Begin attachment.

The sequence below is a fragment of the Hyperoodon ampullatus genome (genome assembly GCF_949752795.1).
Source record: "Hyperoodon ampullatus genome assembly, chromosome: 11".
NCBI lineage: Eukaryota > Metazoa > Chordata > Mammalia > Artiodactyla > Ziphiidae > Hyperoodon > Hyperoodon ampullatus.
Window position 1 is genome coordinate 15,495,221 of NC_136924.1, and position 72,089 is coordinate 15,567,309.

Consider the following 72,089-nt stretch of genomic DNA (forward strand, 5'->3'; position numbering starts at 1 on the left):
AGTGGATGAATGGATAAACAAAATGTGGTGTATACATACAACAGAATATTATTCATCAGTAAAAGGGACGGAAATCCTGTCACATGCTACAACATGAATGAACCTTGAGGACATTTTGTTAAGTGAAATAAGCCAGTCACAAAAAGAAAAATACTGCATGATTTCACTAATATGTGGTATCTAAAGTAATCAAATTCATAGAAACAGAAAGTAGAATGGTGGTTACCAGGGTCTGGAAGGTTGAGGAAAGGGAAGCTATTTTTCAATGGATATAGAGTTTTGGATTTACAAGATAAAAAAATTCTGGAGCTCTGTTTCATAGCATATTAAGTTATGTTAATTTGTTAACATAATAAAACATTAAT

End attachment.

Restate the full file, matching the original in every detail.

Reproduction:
The sequence below is a fragment of the Hyperoodon ampullatus genome (genome assembly GCF_949752795.1).
Source record: "Hyperoodon ampullatus genome assembly, chromosome: 11".
NCBI lineage: Eukaryota > Metazoa > Chordata > Mammalia > Artiodactyla > Ziphiidae > Hyperoodon > Hyperoodon ampullatus.
Window position 1 is genome coordinate 15,495,221 of NC_136924.1, and position 72,089 is coordinate 15,567,309.

Consider the following 72,089-nt stretch of genomic DNA (forward strand, 5'->3'; position numbering starts at 1 on the left):
AGTGGATGAATGGATAAACAAAATGTGGTGTATACATACAACAGAATATTATTCATCAGTAAAAGGGACGGAAATCCTGTCACATGCTACAACATGAATGAACCTTGAGGACATTTTGTTAAGTGAAATAAGCCAGTCACAAAAAGAAAAATACTGCATGATTTCACTAATATGTGGTATCTAAAGTAATCAAATTCATAGAAACAGAAAGTAGAATGGTGGTTACCAGGGTCTGGAAGGTTGAGGAAAGGGAAGCTATTTTTCAATGGATATAGAGTTTTGGATTTACAAGATAAAAAAATTCTGGAGCTCTGTTTCATAGCATATTAAGTTATGTTAATTTGTTAACATAATAAAACATTAAT